Protasevich nods, intrigued by why he’s been chosen.

Lukashenko reads him accurately and says, ‘Why you? Because you have shown uncommon courage… and you love Belarus.’

Protasevich looks down at the ground, then, ‘Why now?’

Lukashenko stares at his strong hands as he pauses. ‘I don’t want to go down in history as Putin’s puppet.’

Then he extends his hand to Protasevich. ‘Do you accept?’

‘I do.’

The two men shake hands.

‘A security force will drive you and your girlfriend to the border with Lithuania tomorrow morning. We’ll be in touch. This conversation is to be kept secret, to be shared only with your top people. Or I will deny it.’

‘I understand,’ replies Protasevich.

Lukashenko rises and exits.

It could happen, couldn’t? Maybe it has. Maybe it will. We can only hope.

Oscar valdes

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Are We Letting Putin Get Away With It, Again?

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Earlier today, Sunday, a jet fighter from Belarus forced a Ryanair commercial plane flying over the country to redirect to Minsk, the Belarus capital. The commercial flight had departed from Athens, Greece and was en route to Vilnius in Lithuania. 

The Belarus regime, surely with the consent of Vladimir Putin, set up the ruse that a bomb was aboard the commercial flight and so needed to land immediately at the closest airport. 

But the whole thing was nothing more than a plot to capture 26 y/o Roman Protasevich, a Belarusian activist who had helped set up a Telegram channel with 1.5 million subscribers in his country, so that people could continue protesting the fraudulent reelection of Alexander Lukashenko in 2020.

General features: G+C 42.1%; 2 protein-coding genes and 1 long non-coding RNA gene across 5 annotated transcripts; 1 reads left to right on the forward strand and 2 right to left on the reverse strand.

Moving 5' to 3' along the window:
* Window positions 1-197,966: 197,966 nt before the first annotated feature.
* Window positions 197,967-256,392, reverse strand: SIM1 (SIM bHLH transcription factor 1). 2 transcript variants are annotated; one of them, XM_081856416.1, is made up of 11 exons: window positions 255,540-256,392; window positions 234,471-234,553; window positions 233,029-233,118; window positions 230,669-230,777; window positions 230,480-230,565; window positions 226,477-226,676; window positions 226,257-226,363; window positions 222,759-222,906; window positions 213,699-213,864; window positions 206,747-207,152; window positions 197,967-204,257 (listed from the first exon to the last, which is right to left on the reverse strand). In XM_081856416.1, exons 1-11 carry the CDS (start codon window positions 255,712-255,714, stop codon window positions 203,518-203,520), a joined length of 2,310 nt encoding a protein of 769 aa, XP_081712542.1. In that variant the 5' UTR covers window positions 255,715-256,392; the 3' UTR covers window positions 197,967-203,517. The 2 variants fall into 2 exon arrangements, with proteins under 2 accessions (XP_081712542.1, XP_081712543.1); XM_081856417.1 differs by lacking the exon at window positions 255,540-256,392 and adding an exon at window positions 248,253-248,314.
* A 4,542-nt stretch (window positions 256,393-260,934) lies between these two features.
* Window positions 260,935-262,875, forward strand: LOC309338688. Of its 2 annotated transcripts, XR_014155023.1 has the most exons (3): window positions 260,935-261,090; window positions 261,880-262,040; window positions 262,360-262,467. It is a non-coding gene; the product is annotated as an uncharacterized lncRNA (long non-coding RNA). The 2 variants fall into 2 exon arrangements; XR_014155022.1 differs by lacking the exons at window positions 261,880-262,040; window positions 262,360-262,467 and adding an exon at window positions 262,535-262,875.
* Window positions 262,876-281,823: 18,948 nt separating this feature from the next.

It is a profound failure of European Union intelligence to not have protected Mr Protasevich, to not have warned him of the possibilities of flying over Belarus.

Officials in the EU have raised their voices in protest and so has Antony Blinken, America’s Secretary of State, who demanded the immediate release of Mr Protasevich, but watch how Putin, emboldened by the manner in which he has handled Alexei Navalny’s poisoning and imprisonment, will dance around the issue claiming no knowledge of the affair and state that Lukashenko acted independently in an effort to protect the passengers from the alleged bomb.

And the strong likelihood is that he will get away with it.

Immediate and strong punitive measures are in order, both against Lukashenko and Putin.

The European Union has to step up and see this blatant attack on civil liberties as what it is and not find ways to delay action.

Something about the efficacy of the West’s response against Putin’s transgressions has been fractured since Mr Trump’s election in America.

The cracks continue to widen. 

I can hear Putin in his palace saying, ‘here’s to you, Donald. If you could launch an attack on the US Capitol, surely I can snatch a dissident from the skies. Good luck in the midterms. And count on me for the next election.’

Will the European Union muster the courage to stand up to Putin?

Oscar Valdes.